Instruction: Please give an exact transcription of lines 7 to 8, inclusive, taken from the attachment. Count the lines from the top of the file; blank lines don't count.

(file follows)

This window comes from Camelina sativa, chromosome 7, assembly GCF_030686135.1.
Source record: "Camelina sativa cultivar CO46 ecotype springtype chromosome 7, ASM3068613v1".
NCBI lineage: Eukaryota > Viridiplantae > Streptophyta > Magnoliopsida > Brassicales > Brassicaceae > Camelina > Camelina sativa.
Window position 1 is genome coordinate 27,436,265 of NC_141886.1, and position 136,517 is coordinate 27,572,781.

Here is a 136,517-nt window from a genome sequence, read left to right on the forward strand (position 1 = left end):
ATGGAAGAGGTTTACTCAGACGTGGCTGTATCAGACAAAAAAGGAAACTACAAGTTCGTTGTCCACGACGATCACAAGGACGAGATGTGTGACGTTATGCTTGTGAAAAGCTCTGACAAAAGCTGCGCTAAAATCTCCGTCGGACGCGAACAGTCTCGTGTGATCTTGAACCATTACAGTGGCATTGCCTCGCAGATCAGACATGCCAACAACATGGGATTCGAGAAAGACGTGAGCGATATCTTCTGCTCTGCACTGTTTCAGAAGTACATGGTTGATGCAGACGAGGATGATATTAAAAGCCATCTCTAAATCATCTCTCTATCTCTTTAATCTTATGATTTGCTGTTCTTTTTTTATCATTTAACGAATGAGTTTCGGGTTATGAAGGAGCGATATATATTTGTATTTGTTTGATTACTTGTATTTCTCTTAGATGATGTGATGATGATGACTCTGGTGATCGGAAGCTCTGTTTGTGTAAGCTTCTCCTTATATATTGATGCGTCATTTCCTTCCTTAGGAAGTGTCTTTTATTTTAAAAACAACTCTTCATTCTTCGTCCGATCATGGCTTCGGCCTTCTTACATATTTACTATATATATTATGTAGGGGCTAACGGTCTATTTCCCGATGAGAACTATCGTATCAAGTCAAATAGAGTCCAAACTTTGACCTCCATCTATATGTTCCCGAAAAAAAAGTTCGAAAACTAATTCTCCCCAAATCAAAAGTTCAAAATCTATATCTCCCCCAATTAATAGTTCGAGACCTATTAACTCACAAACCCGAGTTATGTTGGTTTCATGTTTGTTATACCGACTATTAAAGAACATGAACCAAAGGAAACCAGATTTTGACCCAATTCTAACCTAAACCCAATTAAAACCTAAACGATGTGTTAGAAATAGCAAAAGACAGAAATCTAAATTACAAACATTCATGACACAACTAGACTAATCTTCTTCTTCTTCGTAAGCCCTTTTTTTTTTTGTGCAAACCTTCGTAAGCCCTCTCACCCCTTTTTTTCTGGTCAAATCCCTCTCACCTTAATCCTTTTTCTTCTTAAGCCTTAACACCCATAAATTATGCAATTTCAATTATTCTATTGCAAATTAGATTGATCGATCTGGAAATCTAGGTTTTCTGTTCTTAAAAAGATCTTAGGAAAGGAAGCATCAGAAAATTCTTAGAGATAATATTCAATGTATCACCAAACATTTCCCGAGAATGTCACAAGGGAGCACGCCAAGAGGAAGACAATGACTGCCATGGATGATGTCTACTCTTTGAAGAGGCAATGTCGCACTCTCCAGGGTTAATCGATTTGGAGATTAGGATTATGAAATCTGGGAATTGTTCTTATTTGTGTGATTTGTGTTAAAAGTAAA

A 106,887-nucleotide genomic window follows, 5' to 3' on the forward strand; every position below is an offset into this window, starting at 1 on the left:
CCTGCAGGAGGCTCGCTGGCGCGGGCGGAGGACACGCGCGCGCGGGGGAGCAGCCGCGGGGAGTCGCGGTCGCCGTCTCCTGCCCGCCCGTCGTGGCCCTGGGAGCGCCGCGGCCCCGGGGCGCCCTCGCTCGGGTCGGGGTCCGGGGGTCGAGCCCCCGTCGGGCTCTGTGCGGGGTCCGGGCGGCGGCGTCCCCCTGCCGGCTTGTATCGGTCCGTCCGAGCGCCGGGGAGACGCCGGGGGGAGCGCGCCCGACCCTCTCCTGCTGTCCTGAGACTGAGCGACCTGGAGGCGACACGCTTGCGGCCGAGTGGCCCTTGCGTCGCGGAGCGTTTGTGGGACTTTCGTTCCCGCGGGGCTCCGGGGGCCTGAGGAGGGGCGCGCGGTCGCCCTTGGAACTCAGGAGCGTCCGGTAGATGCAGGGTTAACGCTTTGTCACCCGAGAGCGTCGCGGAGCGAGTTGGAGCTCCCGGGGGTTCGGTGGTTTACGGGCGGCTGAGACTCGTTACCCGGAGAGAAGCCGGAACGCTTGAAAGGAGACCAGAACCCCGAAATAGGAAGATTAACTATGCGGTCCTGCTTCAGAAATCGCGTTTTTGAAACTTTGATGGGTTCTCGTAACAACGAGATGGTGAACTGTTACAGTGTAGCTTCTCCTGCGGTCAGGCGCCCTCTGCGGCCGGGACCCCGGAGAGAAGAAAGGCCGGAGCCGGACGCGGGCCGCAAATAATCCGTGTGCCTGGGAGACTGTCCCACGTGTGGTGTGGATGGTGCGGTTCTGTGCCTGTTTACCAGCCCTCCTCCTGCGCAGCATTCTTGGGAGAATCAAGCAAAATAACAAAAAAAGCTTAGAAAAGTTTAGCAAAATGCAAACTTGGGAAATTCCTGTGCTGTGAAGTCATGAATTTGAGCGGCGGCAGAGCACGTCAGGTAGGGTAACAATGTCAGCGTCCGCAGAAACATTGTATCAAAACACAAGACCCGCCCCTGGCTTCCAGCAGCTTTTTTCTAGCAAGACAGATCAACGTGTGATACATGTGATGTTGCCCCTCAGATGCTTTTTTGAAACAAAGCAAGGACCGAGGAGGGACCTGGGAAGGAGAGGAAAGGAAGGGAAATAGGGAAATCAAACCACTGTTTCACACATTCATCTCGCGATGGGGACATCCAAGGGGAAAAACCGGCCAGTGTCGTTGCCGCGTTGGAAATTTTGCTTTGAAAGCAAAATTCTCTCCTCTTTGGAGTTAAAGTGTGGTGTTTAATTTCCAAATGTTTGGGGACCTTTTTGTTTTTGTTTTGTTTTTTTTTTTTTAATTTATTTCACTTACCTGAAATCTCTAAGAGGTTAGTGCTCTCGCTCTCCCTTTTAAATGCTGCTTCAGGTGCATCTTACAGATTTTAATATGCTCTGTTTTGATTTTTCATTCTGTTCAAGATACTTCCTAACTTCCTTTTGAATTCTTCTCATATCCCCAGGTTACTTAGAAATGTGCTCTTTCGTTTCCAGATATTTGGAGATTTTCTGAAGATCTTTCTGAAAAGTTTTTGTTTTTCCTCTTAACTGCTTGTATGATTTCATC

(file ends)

A 106,887-nucleotide genomic window follows, 5' to 3' on the forward strand; every position below is an offset into this window, starting at 1 on the left:
CCTGCAGGAGGCTCGCTGGCGCGGGCGGAGGACACGCGCGCGCGGGGGAGCAGCCGCGGGGAGTCGCGGTCGCCGTCTCCTGCCCGCCCGTCGTGGCCCTGGGAGCGCCGCGGCCCCGGGGCGCCCTCGCTCGGGTCGGGGTCCGGGGGTCGAGCCCCCGTCGGGCTCTGTGCGGGGTCCGGGCGGCGGCGTCCCCCTGCCGGCTTGTATCGGTCCGTCCGAGCGCCGGGGAGACGCCGGGGGGAGCGCGCCCGACCCTCTCCTGCTGTCCTGAGACTGAGCGACCTGGAGGCGACACGCTTGCGGCCGAGTGGCCCTTGCGTCGCGGAGCGTTTGTGGGACTTTCGTTCCCGCGGGGCTCCGGGGGCCTGAGGAGGGGCGCGCGGTCGCCCTTGGAACTCAGGAGCGTCCGGTAGATGCAGGGTTAACGCTTTGTCACCCGAGAGCGTCGCGGAGCGAGTTGGAGCTCCCGGGGGTTCGGTGGTTTACGGGCGGCTGAGACTCGTTACCCGGAGAGAAGCCGGAACGCTTGAAAGGAGACCAGAACCCCGAAATAGGAAGATTAACTATGCGGTCCTGCTTCAGAAATCGCGTTTTTGAAACTTTGATGGGTTCTCGTAACAACGAGATGGTGAACTGTTACAGTGTAGCTTCTCCTGCGGTCAGGCGCCCTCTGCGGCCGGGACCCCGGAGAGAAGAAAGGCCGGAGCCGGACGCGGGCCGCAAATAATCCGTGTGCCTGGGAGACTGTCCCACGTGTGGTGTGGATGGTGCGGTTCTGTGCCTGTTTACCAGCCCTCCTCCTGCGCAGCATTCTTGGGAGAATCAAGCAAAATAACAAAAAAAGCTTAGAAAAGTTTAGCAAAATGCAAACTTGGGAAATTCCTGTGCTGTGAAGTCATGAATTTGAGCGGCGGCAGAGCACGTCAGGTAGGGTAACAATGTCAGCGTCCGCAGAAACATTGTATCAAAACACAAGACCCGCCCCTGGCTTCCAGCAGCTTTTTTCTAGCAAGACAGATCAACGTGTGATACATGTGATGTTGCCCCTCAGATGCTTTTTTGAAACAAAGCAAGGACCGAGGAGGGACCTGGGAAGGAGAGGAAAGGAAGGGAAATAGGGAAATCAAACCACTGTTTCACACATTCATCTCGCGATGGGGACATCCAAGGGGAAAAACCGGCCAGTGTCGTTGCCGCGTTGGAAATTTTGCTTTGAAAGCAAAATTCTCTCCTCTTTGGAGTTAAAGTGTGGTGTTTAATTTCCAAATGTTTGGGGACCTTTTTGTTTTTGTTTTGTTTTTTTTTTTTTAATTTATTTCACTTACCTGAAATCTCTAAGAGGTTAGTGCTCTCGCTCTCCCTTTTAAATGCTGCTTCAGGTGCATCTTACAGATTTTAATATGCTCTGTTTTGATTTTTCATTCTGTTCAAGATACTTCCTAACTTCCTTTTGAATTCTTCTCATATCCCCAGGTTACTTAGAAATGTGCTCTTTCGTTTCCAGATATTTGGAGATTTTCTGAAGATCTTTCTGAAAAGTTTTTGTTTTTCCTCTTAACTGCTTGTATGATTTCATC